The Duchy of Carinthia was a duchy located in southern Austria and parts of northern Slovenia. It was separated from the Duchy of Bavaria in 976, and was the first newly created Imperial State after the original German stem duchies. Carinthia remained a State of the Holy Roman Empire until its dissolution in 1806, a constituent part of the Habsburg Monarchy and of the Austrian Empire, it remained a Cisleithanian crown land of Austria-Hungary until 1918. By the Carinthian Plebiscite in October 1920, the area of the duchy formed the Austrian state of Carinthia. In the seventh century the area was part of the Slavic principality of Carantania, the Bavarian stem duchy was incorporated into the Carolingian Empire when Charlemagne deposed Odilos son Duke Tassilo III in 788. In the 843 partition by the Treaty of Verdun, Carinthia became part of East Francia under King Louis the German, after Berthold became Duke of Bavaria in 938, both territories were ruled by him. Duke Henrys son Henry II the Quarreller from 974 onwards, revolted against his cousin Emperor Otto II, at the same time Emperor Otto II created a sixth duchy in addition to the original stem duchies, the new Duchy of Carinthia. He reverted the possession of the territories to the Luitpoldings, when he split Carinthia from the Bavarian lands, over the centuries, the name Carinthia gradually replaced former Carantania. The realm of the Carinthian dukes initially comprised a vast territory including the marches of Styria, Carniola and Istria, though Henry once again managed to regain the ducal title in 985, Carinthia upon his death in 989 fell back to the Imperial Ottonian dynasty in Bavaria. Adalbero was removed from office in 1035 after he had out of favour with the Salian Emperor Conrad II. In 1039 Carinthia was inherited by Emperor Henry III himself, who split off the Carniolan march the following year and granted it to Margrave Poppo of Istria. In 1077, the duchy was given to Luitpold, again a member of the Eppensteiner family, upon his death the duchy was further reduced in area, a large part of the Eppenstein lands in what is today Upper Styria passed to Margrave Ottokar II of Styria. The remainder of Carinthia passed from Duke Henry III to his godchild Henry from the House of Sponheim, the most outstanding of the Spanheim dukes was Bernhard, the first Carinthian duke who was actually described and honoured in documents as prince of the land. The last Spanheim duke was Ulrich III, he signed a treaty with his brother Archbishop Philip of Salzburg. In spite of being supported by the Habsburg king Rudolf I of Germany, the duchy was seized by Rudolph and Philip died a year later in 1279. Rudolf, after being elected King of the Romans and defeating King Ottokar II, the Habsburgs would continue to rule Carinthia until 1918. As with the component parts of the Habsburg Monarchy, Carinthia remained a semi-autonomous state with its own constitutional structure for a long time. The Habsburgs divided up their territories within the family twice, according to the 1379 Treaty of Neuberg, each time, the Duchy of Carinthia became part of Inner Austria and was ruled jointly with the adjacent duchies of Styria and Carniola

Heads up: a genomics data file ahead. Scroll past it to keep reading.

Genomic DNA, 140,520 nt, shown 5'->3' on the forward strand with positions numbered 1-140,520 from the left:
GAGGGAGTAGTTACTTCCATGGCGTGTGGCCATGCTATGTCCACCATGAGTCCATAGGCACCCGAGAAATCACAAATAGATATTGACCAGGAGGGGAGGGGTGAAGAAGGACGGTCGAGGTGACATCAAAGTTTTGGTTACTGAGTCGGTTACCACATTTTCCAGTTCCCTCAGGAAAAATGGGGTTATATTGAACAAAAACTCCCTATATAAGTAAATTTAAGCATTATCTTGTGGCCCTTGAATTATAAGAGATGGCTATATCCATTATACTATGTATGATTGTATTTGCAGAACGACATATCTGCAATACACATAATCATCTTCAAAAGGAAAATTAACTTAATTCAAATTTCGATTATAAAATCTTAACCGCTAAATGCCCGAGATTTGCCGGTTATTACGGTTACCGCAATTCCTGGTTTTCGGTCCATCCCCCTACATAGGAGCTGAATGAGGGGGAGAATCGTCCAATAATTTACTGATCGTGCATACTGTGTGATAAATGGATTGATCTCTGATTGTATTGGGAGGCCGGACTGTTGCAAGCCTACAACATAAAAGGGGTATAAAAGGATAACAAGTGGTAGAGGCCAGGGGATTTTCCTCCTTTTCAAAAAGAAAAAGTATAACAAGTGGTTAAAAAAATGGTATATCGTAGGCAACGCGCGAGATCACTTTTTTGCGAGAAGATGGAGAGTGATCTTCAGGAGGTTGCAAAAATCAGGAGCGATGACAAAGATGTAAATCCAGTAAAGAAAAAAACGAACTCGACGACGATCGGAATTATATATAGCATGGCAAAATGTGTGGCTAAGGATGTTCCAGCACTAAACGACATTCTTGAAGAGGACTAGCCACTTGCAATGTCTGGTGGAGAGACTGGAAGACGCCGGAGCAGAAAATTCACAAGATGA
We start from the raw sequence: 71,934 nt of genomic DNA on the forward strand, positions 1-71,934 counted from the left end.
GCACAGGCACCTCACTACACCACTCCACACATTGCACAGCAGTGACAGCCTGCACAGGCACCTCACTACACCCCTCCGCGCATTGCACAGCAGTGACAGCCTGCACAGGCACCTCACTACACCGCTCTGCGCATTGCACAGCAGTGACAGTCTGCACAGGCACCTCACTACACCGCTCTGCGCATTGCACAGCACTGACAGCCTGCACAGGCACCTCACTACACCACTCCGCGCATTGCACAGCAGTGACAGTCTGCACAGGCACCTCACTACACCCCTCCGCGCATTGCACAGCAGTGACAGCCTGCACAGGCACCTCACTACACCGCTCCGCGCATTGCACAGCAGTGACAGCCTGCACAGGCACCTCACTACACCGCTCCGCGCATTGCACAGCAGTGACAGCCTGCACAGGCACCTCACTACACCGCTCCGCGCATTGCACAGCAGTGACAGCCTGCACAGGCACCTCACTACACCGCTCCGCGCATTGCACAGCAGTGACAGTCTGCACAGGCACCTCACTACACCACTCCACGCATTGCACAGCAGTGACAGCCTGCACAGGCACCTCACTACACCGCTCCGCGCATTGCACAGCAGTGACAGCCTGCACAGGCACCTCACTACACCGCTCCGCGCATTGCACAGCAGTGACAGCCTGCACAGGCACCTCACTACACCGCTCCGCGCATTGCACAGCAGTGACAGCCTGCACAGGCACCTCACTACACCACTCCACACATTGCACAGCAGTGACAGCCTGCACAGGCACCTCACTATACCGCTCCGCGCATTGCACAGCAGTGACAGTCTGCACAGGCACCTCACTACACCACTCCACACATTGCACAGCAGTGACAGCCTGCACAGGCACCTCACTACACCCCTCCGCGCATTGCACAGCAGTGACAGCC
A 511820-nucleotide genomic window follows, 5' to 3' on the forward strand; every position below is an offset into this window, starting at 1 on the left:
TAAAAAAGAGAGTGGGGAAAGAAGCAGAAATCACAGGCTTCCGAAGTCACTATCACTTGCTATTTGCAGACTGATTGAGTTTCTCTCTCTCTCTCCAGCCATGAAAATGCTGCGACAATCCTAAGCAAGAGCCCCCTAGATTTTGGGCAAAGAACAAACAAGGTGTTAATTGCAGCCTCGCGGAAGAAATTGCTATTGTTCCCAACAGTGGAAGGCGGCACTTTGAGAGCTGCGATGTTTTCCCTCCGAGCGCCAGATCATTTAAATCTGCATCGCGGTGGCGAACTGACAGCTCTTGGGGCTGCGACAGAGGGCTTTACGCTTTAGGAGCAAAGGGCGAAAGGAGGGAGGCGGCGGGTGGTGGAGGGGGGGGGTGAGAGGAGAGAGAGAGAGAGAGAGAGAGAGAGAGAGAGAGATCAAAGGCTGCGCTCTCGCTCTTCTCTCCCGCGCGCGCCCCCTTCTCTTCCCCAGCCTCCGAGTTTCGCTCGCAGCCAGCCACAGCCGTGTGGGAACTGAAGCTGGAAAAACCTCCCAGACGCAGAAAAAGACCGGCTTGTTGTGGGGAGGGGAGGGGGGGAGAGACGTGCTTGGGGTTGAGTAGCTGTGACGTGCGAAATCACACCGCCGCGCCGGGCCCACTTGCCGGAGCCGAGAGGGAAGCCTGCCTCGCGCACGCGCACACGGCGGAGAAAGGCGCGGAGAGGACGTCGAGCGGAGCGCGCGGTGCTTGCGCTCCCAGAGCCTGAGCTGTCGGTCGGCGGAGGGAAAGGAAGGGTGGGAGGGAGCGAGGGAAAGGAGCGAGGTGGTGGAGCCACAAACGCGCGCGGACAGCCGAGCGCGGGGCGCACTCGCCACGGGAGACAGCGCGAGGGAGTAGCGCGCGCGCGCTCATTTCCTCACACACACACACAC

Carinthia (yellow) within Inner Austria, c. 1790
Early 18th century map of Carinthia showing fiefs owned by Salzburg and Bamberg.